A man has been jailed for watching cartoon videos of elves, pixies and other fantasy creatures having sex.
Ronald Clark downloaded the Japanese anime cartoons three years ago, setting in train events that would see him in court in Auckland and jailed for three months for possessing objectionable material, and sparking debate as to what harm is caused by digitally created pornography.
Clark has previous convictions for indecently assaulting a teenage boy and has been through rehabilitation programmes, but the video nasties he was watching in this case were all cartoons and drawings.
He says the videos came from an established tradition of Japanese manga and hentai (cartoon pornography), a massive, mainstream industry in that country.
They weren't even depictions of people - Clark's lawyer Roger Bowden described them as "pixies and trolls" that "you knew at a glance weren't human".
Bowden said the conviction for possessing objectionable material was "the law gone mad".
However, while the cartoon characters were elves and pixies, they were also clearly young elves and pixies, which led to concerns the images were linked to child sexual abuse.
Anti-child pornography group ECPAT Child Alert director Alan Bell said the images were illegal because they encouraged people "to migrate from there to the real thing".
"The distribution of it is damaging. You have to ask what impact does it have even if it's not harming [an individual child]."
Bell said it had to be conceded that no child was harmed in the images' production but "it's all part of that spectrum". Cartoon images of child abuse were a "huge" problem in Japan and the practice had started finding its way into computer games, he said
Lincoln University philosophy lecturer Grant Tavinor, who writes on the aesthetics of video games, said the case raised two key questions: Did producing the pictures harm anyone, and could their viewing and distribution be injurious to the public good?
"The worry is that viewing or distributing such images could support the sexual exploitation of children even if the production of the images did not actually involve the exploitation of any children," Tavinor said. It's not enough that no one was harmed in the making of the videos, the law takes a protective role and says there are some things we just don't want circulating in society, he said.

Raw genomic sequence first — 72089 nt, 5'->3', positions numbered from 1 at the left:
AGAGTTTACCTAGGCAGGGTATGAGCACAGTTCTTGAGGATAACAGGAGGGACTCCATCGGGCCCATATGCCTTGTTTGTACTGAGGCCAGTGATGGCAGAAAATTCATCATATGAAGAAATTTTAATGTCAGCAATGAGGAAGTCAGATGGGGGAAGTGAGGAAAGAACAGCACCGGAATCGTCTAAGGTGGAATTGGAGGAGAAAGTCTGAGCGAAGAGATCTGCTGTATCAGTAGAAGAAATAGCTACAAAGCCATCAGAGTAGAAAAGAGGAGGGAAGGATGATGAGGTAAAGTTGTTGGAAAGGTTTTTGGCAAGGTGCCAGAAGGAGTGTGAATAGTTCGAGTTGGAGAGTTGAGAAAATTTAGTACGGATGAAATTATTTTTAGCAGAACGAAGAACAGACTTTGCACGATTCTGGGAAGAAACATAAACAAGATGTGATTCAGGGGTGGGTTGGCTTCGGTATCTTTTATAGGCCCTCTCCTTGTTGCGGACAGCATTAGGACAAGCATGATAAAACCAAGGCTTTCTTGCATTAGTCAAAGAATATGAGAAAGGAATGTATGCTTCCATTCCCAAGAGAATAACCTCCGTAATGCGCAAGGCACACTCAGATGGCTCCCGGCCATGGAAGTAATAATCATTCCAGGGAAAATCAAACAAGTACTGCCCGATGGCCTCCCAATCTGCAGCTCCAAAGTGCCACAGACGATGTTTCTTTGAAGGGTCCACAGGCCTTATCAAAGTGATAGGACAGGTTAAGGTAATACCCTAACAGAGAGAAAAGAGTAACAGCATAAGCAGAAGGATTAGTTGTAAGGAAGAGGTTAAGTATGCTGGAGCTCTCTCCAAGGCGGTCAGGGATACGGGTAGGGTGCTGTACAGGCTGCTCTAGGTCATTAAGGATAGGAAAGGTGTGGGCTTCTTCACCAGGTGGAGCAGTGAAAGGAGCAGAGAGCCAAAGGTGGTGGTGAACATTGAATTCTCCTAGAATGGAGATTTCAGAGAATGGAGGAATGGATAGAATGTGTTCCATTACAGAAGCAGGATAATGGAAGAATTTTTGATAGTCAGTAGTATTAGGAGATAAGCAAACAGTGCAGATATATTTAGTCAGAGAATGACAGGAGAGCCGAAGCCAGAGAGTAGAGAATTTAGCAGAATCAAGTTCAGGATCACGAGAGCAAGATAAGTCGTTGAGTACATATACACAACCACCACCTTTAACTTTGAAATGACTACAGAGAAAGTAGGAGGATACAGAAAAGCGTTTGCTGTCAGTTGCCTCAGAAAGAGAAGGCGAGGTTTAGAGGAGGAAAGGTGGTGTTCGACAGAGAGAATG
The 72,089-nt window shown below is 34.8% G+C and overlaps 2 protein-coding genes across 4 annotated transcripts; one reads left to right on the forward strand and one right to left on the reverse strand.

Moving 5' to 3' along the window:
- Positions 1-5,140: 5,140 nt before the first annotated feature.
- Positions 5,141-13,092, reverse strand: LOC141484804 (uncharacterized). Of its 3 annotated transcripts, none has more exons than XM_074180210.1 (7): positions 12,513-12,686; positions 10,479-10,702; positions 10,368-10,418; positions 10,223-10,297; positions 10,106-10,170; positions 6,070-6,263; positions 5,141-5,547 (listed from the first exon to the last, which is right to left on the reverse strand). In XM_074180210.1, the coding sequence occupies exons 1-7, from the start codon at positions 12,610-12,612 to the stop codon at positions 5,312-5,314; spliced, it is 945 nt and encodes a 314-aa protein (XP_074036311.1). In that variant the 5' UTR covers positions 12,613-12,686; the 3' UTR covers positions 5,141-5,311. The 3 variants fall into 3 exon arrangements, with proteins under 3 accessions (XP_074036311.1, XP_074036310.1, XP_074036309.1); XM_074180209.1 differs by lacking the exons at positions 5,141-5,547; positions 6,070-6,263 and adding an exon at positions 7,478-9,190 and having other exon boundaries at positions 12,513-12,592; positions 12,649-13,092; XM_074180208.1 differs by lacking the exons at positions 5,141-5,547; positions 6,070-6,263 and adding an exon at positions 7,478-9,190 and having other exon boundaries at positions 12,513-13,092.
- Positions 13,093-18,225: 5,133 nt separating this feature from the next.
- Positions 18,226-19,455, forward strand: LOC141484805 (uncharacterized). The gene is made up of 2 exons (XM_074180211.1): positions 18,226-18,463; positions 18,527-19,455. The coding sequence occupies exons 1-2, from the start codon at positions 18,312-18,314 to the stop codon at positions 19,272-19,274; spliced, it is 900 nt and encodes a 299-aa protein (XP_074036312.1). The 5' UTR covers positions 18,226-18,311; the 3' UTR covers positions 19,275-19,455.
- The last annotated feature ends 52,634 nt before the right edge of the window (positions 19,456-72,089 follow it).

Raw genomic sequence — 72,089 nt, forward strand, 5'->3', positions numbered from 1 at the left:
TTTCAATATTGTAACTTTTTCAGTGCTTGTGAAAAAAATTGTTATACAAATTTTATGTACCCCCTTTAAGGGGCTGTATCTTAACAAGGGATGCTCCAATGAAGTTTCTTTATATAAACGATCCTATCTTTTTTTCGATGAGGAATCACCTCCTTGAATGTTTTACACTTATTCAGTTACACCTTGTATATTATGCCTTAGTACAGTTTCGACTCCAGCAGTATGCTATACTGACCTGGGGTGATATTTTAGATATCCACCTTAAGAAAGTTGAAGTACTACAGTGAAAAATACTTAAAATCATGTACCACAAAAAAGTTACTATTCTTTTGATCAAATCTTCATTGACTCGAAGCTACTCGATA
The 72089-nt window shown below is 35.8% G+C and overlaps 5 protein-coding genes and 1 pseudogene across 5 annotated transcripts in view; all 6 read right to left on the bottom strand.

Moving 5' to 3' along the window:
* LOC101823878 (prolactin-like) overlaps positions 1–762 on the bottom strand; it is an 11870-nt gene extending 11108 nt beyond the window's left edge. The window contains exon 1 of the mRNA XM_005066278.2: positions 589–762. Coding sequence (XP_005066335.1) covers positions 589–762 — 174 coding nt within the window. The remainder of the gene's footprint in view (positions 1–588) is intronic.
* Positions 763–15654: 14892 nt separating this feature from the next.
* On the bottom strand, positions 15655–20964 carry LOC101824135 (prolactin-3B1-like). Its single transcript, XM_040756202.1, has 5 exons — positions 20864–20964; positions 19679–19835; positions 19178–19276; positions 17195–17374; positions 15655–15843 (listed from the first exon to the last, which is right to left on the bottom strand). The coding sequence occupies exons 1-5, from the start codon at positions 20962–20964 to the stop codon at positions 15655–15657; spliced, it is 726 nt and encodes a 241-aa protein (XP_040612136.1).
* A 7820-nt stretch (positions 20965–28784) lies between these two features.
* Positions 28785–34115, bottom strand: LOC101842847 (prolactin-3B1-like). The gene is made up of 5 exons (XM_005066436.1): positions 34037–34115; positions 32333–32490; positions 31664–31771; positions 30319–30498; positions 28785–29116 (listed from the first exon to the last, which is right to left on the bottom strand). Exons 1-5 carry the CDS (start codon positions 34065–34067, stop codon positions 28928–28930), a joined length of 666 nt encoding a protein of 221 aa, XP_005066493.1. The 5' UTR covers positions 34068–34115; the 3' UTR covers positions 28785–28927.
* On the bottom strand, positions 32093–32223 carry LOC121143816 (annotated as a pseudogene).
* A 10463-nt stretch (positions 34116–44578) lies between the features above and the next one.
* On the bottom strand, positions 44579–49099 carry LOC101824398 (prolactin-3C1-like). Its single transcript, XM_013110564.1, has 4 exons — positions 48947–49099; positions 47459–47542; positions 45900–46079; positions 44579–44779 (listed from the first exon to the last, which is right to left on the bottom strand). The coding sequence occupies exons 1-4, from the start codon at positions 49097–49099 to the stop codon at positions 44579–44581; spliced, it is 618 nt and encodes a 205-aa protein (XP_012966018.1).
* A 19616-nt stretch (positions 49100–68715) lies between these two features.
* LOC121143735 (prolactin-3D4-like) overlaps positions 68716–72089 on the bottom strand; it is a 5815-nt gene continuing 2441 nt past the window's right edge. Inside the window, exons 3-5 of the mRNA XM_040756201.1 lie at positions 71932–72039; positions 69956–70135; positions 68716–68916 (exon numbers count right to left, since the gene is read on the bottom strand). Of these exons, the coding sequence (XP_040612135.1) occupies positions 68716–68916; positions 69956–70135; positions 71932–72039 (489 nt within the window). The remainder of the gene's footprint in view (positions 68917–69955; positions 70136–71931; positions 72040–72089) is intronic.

Auckland University associate philosophy professor Tim Dare said "the justifications for punishment are likely to be worries about the tendency of the images to promote harm to real people in the future, or a concern for what the interest in the images tells you about their ‘character' ".
Clark himself argued that the law led to the absurdity that he could, in theory, be convicted of possessing objectionable images of stick figures.
Clark admitted he was interested in the images but he said it was for their artistic merit and as "a bit of a laugh". He did not find them sexually arousing, he said.
Tavinor said there were ethical issues that complicated the case.
"The ways a person entertains themself is not morally negligible. This is probably an additional factor in the current case because as well as worrying about the effects these activities might have on children, we also naturally make moral judgments about the character of the person in question.
"But for the purposes of law it is probably important to distinguish between these because convicting someone for their moral views is very dangerous."
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